Sun Devil Luguentz Dort NBA Combine
6’ 2.75” (No shoes)
6’ 8 ½” Wing Span
Standing Reach 8’ 3 ½ “
Body Fat: 5%
20 Years Old
Field Goals 5.1 – 12.6 (.405)
3-pt FG 1.6 – 5.2 (.307)
Free Throw 4.3 – 6.1 (.700)
Turnovers 2.9 (1.26 Turnovers to every Assist)
THE NBA 2018-2019
Average Height: 6’7”
Average Weight: 218
Three Pt. Attempts: 32
Three Pt. Made: 11.4
(.57 Turnovers to every Assist)
3 Pt.%: 36
NBA 2019 DRAFT
The National Basketball Association had 233 players declare for the 2019 NBA Draft. 175 were from colleges and other educational institutions and 58 are international players. In my research, I reviewed 85 players I considered at the time to be the best to fall into the first two rounds of the Draft. I have both Zylan Cheatham and Luguentz Dort in the Top 85.
Any declaration to enter the NBA Draft does not close the door for college athletes to return to college. Luguentz will have until May 29th, 2019 to process professional feedback from NBA Scouts before making a decision to proceed with the Draft or return to college. They can hire an agent accredited by the NBA and NCAA. Agents are allowed to cover limited expenses such as meals and transportation, and the contract with them would need to be terminated if the athlete decides to go back to college.
Such relationships with agents have traditionally been forbidden for players in an attempt by the NCAA to preserve the concept of amateurism in college athletics. Critics say this has led to a shadowy market springing up in which players receive money from agents under the table, and this is the first year players have this flexibility. The story of Ayton and Sean Miller come to mind, a narrative at very least the new rule is trying to prevent.
Flashback to the Commitment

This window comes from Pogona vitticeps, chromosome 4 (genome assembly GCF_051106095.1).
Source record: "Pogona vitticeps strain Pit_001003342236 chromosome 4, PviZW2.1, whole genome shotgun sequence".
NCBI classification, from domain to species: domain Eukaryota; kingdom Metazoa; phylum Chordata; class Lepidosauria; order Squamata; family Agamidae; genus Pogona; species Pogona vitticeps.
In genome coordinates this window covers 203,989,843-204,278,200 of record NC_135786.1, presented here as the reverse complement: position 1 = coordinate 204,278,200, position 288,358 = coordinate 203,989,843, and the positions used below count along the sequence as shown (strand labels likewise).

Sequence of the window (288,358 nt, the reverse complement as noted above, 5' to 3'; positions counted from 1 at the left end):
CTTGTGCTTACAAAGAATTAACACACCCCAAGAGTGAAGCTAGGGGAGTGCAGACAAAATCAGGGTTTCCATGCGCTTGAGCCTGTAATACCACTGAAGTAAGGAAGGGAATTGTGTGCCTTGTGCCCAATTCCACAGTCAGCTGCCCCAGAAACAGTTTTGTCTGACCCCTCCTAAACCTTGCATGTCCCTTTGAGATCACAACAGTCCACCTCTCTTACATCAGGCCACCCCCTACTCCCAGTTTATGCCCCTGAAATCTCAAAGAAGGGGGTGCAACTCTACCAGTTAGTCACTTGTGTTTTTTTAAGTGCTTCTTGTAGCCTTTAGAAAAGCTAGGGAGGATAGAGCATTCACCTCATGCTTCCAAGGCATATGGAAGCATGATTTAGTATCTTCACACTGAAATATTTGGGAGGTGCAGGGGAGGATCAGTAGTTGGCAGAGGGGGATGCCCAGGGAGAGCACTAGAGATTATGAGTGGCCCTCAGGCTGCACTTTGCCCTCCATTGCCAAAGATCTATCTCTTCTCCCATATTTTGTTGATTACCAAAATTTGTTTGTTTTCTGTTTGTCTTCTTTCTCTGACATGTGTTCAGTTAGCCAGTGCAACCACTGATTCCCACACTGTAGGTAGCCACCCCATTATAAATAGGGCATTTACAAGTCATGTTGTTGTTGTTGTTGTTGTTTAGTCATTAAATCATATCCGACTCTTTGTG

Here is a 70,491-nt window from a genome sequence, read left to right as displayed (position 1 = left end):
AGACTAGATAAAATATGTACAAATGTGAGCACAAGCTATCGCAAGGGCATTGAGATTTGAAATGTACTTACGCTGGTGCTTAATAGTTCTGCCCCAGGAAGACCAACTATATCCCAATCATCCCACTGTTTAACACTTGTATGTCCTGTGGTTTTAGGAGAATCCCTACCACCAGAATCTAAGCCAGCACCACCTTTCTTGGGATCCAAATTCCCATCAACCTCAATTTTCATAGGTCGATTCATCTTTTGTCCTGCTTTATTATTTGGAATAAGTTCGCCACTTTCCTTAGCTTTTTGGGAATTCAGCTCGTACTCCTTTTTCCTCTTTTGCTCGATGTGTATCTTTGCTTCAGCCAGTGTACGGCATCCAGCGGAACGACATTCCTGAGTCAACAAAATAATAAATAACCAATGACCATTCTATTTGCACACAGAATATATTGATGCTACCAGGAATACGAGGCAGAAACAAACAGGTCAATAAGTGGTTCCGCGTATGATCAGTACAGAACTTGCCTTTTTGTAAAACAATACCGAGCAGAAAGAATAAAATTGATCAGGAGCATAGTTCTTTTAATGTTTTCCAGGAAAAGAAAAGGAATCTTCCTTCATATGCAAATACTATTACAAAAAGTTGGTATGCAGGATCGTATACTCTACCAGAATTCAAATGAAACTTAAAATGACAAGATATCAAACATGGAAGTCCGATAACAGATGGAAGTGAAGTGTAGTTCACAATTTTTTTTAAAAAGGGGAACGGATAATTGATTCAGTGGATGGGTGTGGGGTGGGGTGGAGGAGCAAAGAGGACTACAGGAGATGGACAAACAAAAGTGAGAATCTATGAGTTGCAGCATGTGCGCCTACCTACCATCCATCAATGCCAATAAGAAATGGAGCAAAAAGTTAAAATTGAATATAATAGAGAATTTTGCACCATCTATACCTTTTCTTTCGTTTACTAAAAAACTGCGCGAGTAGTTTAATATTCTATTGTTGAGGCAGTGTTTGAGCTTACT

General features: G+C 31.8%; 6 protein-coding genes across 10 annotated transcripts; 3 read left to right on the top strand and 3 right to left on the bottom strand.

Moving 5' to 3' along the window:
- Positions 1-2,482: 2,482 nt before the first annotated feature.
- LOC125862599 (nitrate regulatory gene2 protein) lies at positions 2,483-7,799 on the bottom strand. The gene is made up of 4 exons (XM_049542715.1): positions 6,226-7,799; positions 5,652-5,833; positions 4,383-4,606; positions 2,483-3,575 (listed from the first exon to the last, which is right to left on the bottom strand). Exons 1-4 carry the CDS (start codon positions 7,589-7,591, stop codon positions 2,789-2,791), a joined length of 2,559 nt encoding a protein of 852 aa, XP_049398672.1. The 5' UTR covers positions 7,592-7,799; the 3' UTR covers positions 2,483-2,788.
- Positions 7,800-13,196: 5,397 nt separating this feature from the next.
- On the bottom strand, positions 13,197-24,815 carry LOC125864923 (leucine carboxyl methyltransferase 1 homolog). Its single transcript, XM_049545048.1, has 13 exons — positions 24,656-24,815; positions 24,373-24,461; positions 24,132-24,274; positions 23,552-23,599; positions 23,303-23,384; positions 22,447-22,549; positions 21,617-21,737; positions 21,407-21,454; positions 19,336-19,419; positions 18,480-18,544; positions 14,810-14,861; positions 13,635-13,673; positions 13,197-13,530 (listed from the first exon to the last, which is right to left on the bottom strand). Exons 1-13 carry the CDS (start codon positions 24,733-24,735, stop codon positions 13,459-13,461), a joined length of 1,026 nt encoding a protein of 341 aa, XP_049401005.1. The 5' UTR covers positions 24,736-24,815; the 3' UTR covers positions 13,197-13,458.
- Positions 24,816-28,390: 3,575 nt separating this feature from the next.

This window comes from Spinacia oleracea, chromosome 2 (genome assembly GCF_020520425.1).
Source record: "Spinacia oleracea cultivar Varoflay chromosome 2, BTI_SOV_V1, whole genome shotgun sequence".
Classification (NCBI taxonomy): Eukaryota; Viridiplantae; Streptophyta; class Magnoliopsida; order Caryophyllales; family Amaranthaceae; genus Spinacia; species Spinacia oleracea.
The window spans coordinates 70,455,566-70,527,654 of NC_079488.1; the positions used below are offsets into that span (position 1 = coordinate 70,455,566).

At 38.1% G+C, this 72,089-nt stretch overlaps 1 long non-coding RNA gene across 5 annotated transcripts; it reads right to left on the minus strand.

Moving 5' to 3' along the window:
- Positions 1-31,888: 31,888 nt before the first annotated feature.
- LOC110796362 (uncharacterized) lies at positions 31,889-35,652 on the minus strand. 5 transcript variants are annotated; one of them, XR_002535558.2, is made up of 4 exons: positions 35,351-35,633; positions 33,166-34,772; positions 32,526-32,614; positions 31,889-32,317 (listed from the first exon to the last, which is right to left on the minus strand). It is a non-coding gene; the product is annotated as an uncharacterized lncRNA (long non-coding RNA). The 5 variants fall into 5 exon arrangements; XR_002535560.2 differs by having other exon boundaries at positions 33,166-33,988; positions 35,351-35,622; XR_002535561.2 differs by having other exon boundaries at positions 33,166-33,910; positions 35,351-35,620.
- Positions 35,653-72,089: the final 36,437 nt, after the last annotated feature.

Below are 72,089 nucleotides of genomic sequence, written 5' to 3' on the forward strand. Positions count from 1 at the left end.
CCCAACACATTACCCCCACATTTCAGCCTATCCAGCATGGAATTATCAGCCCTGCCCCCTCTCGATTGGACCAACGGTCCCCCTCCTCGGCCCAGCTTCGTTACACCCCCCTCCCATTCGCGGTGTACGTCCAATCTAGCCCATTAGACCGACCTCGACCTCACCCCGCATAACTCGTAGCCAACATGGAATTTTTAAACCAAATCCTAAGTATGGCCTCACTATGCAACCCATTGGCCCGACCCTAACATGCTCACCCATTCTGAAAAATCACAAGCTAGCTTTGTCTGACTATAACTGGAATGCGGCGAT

Luguentz Dort earned the Pac-12 Freshman of the Year honor while averaging 16.1 points, 4.3 rebounds, 2.3 assists, and 1.5 steals in 31.5 minutes per game. He possesses all of the heart and talent one could ask for when considering a push towards the NBA.
The upside for Luguentz Dort is limitless. He obviously understands arc displayed by his free throw shooting and trajectory of his long-range jump shot. He had eight games of 20 points or more with a season-best of 33 coming against a tough non-conference matchup against Utah State.
No guard or small forward in the NBA wants a defender to stick on them like glue, and right now this is Luguentz Dort’s biggest asset. He is physically gifted and smart. In my observation, he loves competition and will be relentless in the gym both with weight training as well as with fundamental basketball mechanics.
The Not So Good
Luguentz Dort does not have the playing experience nor mechanics to succeed in the NBA just yet. He would be a draft project as an undersized shooting guard who only hit 30 percent from beyond 20’9” at the NCAA level, more than a few of his were rather slow release set shots. He can’t stop and pop at NBA Game Speed and has struggled against longer, athletic guards and forwards.
With lack of efficiency in The Association, better, bigger and faster athletes will not allow Luguentz to get near the rim when they actually decide to play defense. Due to his shooting mechanics, Dort was not a great finisher at the hole against college players with no chance at the NBA. His fundamentals have not served him well, and another season, if not two, would have assured him to be a top-20 pick in the NBA.